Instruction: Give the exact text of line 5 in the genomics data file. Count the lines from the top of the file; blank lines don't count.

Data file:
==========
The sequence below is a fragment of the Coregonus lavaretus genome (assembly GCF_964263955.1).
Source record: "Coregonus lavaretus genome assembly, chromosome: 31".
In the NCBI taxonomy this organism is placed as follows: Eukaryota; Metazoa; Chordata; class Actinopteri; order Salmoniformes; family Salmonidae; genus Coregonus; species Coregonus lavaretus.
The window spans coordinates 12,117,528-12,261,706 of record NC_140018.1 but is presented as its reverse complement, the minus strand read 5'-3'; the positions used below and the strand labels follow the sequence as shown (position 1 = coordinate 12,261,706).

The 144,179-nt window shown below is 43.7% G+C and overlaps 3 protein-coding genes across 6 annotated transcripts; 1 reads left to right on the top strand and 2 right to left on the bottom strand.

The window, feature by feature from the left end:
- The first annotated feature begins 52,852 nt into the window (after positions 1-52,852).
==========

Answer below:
The 144,179-nt window shown below is 43.7% G+C and overlaps 3 protein-coding genes across 6 annotated transcripts; 1 reads left to right on the top strand and 2 right to left on the bottom strand.